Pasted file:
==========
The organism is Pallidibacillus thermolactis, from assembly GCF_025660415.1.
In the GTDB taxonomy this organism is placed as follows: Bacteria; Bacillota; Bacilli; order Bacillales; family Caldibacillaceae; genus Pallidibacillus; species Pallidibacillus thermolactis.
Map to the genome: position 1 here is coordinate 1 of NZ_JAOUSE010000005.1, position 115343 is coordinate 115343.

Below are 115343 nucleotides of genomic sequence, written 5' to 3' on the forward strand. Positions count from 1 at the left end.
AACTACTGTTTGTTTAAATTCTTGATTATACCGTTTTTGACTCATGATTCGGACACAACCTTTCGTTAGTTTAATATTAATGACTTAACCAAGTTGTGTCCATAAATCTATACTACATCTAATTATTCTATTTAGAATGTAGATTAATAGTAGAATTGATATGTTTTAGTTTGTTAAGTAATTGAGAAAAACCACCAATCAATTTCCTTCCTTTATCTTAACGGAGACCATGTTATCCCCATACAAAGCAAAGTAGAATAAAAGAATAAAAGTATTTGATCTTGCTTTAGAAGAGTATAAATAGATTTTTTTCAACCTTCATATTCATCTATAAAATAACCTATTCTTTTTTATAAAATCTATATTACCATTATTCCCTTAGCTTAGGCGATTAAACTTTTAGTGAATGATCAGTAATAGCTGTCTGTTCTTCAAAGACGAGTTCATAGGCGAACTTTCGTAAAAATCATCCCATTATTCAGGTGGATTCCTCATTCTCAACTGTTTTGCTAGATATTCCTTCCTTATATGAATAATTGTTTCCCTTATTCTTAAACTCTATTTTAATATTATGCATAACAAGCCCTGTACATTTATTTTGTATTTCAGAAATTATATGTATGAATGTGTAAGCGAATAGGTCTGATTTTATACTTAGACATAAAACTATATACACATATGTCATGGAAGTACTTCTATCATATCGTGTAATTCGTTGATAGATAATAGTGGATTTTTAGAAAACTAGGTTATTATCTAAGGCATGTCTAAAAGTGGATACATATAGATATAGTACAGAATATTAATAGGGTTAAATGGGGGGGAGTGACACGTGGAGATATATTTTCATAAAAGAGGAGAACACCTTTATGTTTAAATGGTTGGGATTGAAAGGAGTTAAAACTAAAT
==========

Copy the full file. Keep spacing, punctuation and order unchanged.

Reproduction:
The organism is Pallidibacillus thermolactis, from assembly GCF_025660415.1.
In the GTDB taxonomy this organism is placed as follows: Bacteria; Bacillota; Bacilli; order Bacillales; family Caldibacillaceae; genus Pallidibacillus; species Pallidibacillus thermolactis.
Map to the genome: position 1 here is coordinate 1 of NZ_JAOUSE010000005.1, position 115343 is coordinate 115343.

Below are 115343 nucleotides of genomic sequence, written 5' to 3' on the forward strand. Positions count from 1 at the left end.
AACTACTGTTTGTTTAAATTCTTGATTATACCGTTTTTGACTCATGATTCGGACACAACCTTTCGTTAGTTTAATATTAATGACTTAACCAAGTTGTGTCCATAAATCTATACTACATCTAATTATTCTATTTAGAATGTAGATTAATAGTAGAATTGATATGTTTTAGTTTGTTAAGTAATTGAGAAAAACCACCAATCAATTTCCTTCCTTTATCTTAACGGAGACCATGTTATCCCCATACAAAGCAAAGTAGAATAAAAGAATAAAAGTATTTGATCTTGCTTTAGAAGAGTATAAATAGATTTTTTTCAACCTTCATATTCATCTATAAAATAACCTATTCTTTTTTATAAAATCTATATTACCATTATTCCCTTAGCTTAGGCGATTAAACTTTTAGTGAATGATCAGTAATAGCTGTCTGTTCTTCAAAGACGAGTTCATAGGCGAACTTTCGTAAAAATCATCCCATTATTCAGGTGGATTCCTCATTCTCAACTGTTTTGCTAGATATTCCTTCCTTATATGAATAATTGTTTCCCTTATTCTTAAACTCTATTTTAATATTATGCATAACAAGCCCTGTACATTTATTTTGTATTTCAGAAATTATATGTATGAATGTGTAAGCGAATAGGTCTGATTTTATACTTAGACATAAAACTATATACACATATGTCATGGAAGTACTTCTATCATATCGTGTAATTCGTTGATAGATAATAGTGGATTTTTAGAAAACTAGGTTATTATCTAAGGCATGTCTAAAAGTGGATACATATAGATATAGTACAGAATATTAATAGGGTTAAATGGGGGGGAGTGACACGTGGAGATATATTTTCATAAAAGAGGAGAACACCTTTATGTTTAAATGGTTGGGATTGAAAGGAGTTAAAACTAAAT